Wednesday, August 20, 2014

Duck Days highlights cooperation in the bypass


Third-grader Solomae Getahun from Sacramento holds a duckling Saturday with the help of a Duck Days volunteer. Getahun was there with her nature bowl team. Wayne Tilcock/Enterprise photo

From page A1 | February 23, 2014 |

There were more than just ducks at California Duck Days this sunny Saturday. There were the fruits of conversations between the stewards of the Yolo Bypass Wildlife Area — the farmers, the conservationists and the scientists.

A dip of a net in a rice field — that is part-time food producer, part-time environmental study — turns up a handful of twisting and swimming zooplankton.

These critters — visible to the unaided exploring eyes of Yolo County children Saturday morning — are a bountiful dinner in the food chain. Diners include endangered young salmon on their way to sea, as well as numerous shorebirds, ducks and geese that pass through the valley on migration through the Pacific Flyway from Barrow to Tierra del Fuego.

California Duck Days is an annual event to celebrate the wetlands and wildlife they provide. It is organized by the Yolo Basin Foundation and hosted by the California Department of Fish and Wildlife.

The festival begins at the California Department of Fish and Wildlife’s Yolo Bypass Wildlife Area Headquarters. It branches out with tours to several locations in the area giving bird watchers with binoculars and high-powered cameras images of flying flocks of birds that look a lot like shimmering fish with wings — the dunlins, the least sandpipers and the American avocets to name a few.

But much less of this wildlife might be here without agreements between the conservationists, scientists and farmers.

Clad in a cowboy hat and flannel shirt, Jacob Katz not only entertained groups of bird watchers, he educated them about the food chain and the importance of sharing the delta for both food production and wildlife.

Katz is director of salmon initiatives for CalTrout, whose mission is “to protect and restore wild trout, steelhead, salmon and their waters throughout California.”

Rice farmers who traditionally would burn the fields at the end of harvest to prepare for the next season, said Katz, have now gone to flooding the fields after a harvest following recent statewide clean-air initiatives.

Katz is now studying the weights and populations of young salmon who feed on zooplankton in nine, 2-acre flooded fields compared to young salmon reared in other locations like the Sacramento River.

“The food isn’t in the river — it’s in the flood plains,” said Katz, as he pointed to photographs of young salmon from both locations — those from the flood plains being visibly larger. “Low-lying marshlands are now in rice (production) — and they can still provide habitat for fish.”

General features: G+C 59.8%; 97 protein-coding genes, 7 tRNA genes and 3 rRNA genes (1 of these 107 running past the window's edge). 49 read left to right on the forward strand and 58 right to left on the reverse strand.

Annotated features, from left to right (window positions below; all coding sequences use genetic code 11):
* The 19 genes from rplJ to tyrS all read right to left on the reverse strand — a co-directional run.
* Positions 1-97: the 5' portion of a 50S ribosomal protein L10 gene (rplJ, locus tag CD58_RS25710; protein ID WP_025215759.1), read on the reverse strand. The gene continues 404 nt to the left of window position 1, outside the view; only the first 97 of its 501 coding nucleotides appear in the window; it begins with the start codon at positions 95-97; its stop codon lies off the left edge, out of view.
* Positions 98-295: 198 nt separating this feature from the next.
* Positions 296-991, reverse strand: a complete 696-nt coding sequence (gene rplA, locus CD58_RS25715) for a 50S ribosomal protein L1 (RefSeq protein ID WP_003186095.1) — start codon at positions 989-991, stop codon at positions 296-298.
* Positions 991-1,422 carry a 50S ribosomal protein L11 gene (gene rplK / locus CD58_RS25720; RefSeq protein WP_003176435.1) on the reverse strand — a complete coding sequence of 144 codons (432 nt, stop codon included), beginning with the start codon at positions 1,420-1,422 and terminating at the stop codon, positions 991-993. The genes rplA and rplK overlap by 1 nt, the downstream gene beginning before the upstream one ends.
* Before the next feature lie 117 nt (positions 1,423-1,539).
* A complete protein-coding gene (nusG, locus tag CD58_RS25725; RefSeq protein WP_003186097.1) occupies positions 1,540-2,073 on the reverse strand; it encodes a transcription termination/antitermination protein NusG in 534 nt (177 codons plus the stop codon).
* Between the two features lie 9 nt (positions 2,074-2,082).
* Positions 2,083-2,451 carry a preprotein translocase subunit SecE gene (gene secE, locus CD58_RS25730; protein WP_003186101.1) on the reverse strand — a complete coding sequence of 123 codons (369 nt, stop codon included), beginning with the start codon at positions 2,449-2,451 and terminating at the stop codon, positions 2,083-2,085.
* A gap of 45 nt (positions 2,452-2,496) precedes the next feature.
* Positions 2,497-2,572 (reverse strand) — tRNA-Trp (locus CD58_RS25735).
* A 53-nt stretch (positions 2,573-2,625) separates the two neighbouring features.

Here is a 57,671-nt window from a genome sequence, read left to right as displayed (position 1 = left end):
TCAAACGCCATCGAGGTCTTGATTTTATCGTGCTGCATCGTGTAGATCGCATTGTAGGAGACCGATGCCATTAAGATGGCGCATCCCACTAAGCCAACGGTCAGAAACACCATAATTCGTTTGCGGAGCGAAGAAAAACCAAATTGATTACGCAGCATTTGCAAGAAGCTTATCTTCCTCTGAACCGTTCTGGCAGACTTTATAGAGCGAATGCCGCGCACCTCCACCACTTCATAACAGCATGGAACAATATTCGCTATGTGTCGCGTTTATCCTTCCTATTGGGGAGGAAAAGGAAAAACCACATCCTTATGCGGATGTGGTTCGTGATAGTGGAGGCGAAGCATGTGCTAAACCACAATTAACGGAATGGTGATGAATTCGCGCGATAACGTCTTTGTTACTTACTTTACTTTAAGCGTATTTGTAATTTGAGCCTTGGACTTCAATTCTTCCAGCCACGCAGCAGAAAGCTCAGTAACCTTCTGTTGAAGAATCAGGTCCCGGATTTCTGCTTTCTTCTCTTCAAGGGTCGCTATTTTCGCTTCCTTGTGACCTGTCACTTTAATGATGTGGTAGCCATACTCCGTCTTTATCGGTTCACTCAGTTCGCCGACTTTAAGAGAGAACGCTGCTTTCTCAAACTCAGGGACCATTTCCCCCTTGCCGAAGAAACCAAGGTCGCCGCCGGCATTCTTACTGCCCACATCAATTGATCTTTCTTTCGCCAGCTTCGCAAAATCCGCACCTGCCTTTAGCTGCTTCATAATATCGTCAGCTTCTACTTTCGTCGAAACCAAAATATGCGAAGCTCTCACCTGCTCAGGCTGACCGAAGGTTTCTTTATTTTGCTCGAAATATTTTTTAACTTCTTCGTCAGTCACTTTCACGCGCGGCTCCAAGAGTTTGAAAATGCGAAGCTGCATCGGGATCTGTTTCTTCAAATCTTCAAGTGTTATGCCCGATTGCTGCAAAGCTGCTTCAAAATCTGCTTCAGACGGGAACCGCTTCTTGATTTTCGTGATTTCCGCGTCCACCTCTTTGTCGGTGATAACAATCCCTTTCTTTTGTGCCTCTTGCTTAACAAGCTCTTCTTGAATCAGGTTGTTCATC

John Brennan of Robbins Rice Company participated in the study at Knagg’s Ranch, just off Interstate 5 between the Sacramento International Airport and Woodland, which was one destination of the California Duck Days tours.

“We are trying to integrate environmental use into agricultural landscape,” Brennan said. “We have to prove that we can actually raise fish populations before we can get anyone to support it.”

Multi-use of the flooded fields is between growing seasons, Brennan added. Rice straw after harvest is mashed into the ground in conjunction with field flooding to increase nitrogen fixation, which is beneficial for farming as well as zooplankton.

“We want to show that you can actually raise fish on a rice field but not take rice out of production,” he said. “We don’t want to lose rice.”

With those studies ongoing, bird watchers turned their lenses as 200 to 300 silver and gray dunlin passed over a flooded rice field, while altogether changing direction for the cameras of avian enthusiasts up early on a Saturday morning.

Meanwhile, back at the Yolo Bypass Wildlife Area Headquarters, 6-year-old Benjamin Leeman, with dad Thomas Leeman, learned how to gut a rainbow trout.

Hands covered in fish blood, the Leemans learned the difference between a fish pancreas and a liver and the good stuff for the grill.

Mike Mullins, volunteer for the California Department of Fish and Wildlife, has been volunteering here for five years.

“Let the kids take ‘em home,” said Mullins, whose children have now grown up. Mullins also teaches hunter’s education including courses in firearm safety and archery.

More than 200 rainbows were brought to the pond at headquarters this year where hundreds of kids stood at the banks with fishing poles.

“Pan-fried with lemon, garlic, parsley and a little pepper and salt,” said Mary Horne of Davis, as her son, Solon, 9, washed his hands in the bucket.

Katz said more ducks and geese were counted this season than in any year in the bypass area, and fish were doing quite well too.

An aquarium set up by Fish and Wildlife showed 18 species found at Nimbus Fish Hatchery on the American River upstream near Sacramento.

Only six of these species were native, however, said Karin Petrites, scientific aide for the Department of Fish and Wildlife: rainbow trout, Chinook salmon, Sacramento pikeminnow, blackfish, hitch and the tule perch.

More information about next year’s California Duck Days can be found at

— Reach Jason McAlister at



Jason McAlister

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